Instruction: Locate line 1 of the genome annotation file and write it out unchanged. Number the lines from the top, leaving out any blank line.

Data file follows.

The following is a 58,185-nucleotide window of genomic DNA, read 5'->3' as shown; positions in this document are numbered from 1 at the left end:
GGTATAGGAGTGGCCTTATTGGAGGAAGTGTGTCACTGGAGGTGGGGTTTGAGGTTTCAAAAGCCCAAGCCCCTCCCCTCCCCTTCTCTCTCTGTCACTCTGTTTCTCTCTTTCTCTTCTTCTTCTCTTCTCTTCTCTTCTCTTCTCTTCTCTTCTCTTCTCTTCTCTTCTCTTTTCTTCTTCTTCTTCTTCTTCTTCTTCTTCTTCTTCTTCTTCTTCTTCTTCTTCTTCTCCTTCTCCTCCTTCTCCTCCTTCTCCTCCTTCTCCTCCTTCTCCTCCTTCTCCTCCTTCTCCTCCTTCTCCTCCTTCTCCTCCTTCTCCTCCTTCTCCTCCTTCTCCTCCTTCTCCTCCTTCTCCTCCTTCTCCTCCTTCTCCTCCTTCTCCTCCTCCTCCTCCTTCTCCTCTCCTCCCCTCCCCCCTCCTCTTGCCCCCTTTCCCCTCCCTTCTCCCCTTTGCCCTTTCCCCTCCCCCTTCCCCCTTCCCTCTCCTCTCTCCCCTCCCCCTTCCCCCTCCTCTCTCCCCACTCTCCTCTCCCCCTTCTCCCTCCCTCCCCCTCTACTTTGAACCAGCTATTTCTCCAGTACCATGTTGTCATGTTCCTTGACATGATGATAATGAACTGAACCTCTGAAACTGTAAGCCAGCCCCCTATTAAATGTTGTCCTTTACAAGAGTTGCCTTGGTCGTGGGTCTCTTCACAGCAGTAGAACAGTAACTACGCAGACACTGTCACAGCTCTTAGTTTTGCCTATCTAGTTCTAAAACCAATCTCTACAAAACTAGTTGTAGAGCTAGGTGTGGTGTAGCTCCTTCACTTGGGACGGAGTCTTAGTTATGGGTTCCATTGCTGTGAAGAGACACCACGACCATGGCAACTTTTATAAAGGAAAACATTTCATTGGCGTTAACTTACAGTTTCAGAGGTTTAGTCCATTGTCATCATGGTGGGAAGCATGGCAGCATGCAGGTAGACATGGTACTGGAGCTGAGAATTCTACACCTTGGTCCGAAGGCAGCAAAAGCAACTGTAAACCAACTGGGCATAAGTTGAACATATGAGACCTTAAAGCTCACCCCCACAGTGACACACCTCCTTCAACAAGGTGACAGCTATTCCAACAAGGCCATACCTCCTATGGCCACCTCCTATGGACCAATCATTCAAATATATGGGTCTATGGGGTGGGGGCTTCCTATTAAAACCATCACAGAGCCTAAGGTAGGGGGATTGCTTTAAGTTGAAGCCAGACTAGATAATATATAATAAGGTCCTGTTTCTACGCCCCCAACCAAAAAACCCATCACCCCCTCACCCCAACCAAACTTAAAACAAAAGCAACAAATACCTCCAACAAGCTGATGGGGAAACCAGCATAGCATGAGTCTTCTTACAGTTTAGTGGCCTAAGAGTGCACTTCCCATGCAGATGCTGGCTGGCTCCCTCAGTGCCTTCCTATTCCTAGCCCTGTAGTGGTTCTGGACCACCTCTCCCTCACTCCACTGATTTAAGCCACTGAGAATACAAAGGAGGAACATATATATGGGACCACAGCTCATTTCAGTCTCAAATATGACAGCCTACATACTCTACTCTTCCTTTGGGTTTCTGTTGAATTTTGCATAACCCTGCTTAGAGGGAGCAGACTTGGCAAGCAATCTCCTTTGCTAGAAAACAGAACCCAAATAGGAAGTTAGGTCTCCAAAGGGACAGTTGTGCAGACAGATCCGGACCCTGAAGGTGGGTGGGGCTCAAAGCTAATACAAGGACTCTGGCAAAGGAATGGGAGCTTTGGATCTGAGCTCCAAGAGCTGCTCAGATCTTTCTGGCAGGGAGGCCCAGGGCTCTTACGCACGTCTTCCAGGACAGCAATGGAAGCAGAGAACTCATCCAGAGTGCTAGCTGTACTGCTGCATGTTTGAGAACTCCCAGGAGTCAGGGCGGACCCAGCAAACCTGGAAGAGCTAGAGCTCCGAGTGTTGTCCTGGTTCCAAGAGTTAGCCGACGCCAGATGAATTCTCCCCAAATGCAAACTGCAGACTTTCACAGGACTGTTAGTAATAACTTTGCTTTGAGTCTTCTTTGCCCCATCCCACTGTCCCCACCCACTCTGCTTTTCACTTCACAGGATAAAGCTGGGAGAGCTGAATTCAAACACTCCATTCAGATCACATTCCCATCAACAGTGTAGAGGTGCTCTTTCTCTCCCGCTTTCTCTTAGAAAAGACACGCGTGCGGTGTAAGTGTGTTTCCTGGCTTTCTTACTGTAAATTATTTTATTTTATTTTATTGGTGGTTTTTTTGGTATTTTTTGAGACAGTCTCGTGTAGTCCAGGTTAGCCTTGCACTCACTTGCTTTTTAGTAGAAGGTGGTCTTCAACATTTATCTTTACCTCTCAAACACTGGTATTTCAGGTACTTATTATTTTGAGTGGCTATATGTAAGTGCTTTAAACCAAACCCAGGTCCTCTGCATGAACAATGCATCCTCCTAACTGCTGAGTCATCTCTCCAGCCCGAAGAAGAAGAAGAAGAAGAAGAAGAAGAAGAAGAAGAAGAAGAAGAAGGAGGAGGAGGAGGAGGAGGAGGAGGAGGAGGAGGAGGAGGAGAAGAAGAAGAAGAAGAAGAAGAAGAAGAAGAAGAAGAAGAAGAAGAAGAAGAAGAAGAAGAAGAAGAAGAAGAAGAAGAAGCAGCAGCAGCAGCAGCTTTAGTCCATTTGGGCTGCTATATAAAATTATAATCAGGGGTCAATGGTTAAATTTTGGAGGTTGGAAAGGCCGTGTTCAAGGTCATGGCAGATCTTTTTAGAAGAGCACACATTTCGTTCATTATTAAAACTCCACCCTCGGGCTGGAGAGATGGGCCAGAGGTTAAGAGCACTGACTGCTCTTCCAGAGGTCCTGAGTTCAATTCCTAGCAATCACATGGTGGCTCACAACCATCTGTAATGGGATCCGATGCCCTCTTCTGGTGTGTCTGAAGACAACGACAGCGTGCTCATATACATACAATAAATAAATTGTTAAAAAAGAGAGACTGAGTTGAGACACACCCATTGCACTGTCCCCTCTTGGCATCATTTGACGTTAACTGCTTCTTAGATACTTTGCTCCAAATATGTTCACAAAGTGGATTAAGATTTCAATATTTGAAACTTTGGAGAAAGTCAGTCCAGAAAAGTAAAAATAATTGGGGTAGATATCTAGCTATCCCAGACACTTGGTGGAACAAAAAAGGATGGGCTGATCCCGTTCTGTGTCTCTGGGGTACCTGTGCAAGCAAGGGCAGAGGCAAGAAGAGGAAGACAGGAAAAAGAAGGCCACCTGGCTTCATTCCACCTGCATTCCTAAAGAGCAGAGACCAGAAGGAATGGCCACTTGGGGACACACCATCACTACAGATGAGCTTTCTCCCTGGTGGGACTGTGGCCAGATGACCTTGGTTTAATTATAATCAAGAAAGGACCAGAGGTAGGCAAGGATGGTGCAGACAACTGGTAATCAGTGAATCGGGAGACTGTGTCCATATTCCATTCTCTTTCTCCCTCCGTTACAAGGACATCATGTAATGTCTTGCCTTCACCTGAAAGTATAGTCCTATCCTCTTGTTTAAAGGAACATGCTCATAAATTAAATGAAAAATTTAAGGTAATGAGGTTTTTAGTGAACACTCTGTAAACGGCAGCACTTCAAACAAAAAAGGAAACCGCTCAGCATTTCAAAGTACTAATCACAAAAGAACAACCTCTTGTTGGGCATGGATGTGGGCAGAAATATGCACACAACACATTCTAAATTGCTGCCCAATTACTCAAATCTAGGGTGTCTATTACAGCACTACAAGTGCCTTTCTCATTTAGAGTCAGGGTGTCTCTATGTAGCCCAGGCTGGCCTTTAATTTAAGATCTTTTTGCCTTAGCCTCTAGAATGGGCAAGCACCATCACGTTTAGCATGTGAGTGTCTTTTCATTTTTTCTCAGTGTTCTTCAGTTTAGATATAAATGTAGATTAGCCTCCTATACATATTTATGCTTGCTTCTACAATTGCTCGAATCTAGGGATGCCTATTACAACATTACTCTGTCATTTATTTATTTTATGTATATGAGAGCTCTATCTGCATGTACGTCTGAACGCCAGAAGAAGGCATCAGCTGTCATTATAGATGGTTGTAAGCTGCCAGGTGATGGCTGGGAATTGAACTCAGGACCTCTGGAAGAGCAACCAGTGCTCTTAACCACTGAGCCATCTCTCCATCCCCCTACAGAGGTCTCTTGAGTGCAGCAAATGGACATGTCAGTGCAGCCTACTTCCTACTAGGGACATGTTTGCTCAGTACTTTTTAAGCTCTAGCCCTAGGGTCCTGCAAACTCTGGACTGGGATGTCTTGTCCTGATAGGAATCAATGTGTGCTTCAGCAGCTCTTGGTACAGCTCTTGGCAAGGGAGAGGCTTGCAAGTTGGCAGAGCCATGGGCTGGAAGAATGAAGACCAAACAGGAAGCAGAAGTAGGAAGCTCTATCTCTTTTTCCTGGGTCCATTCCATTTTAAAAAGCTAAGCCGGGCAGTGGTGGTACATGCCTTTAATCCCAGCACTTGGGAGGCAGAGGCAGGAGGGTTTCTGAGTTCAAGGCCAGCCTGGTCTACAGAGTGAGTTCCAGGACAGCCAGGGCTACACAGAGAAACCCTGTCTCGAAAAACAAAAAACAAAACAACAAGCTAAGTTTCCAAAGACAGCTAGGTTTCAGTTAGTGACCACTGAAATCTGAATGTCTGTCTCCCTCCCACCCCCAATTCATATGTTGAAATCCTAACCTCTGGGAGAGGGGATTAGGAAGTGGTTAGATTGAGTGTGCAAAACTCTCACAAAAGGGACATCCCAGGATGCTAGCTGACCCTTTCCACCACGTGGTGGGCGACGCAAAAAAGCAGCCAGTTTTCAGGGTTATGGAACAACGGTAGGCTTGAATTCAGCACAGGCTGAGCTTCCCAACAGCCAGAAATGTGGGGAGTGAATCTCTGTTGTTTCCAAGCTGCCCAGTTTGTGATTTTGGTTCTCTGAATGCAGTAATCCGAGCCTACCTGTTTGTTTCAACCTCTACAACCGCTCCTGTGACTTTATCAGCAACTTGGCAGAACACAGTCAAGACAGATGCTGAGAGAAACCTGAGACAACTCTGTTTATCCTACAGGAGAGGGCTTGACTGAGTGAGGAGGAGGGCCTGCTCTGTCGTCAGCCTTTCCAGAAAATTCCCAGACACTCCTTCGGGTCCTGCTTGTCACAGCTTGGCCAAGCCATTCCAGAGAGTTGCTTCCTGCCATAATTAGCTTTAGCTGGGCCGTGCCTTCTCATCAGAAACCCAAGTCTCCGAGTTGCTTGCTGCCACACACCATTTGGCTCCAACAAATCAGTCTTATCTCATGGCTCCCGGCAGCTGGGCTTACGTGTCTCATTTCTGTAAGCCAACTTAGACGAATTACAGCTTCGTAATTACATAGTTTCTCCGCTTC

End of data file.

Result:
The following is a 58,185-nucleotide window of genomic DNA, read 5'->3' as shown; positions in this document are numbered from 1 at the left end: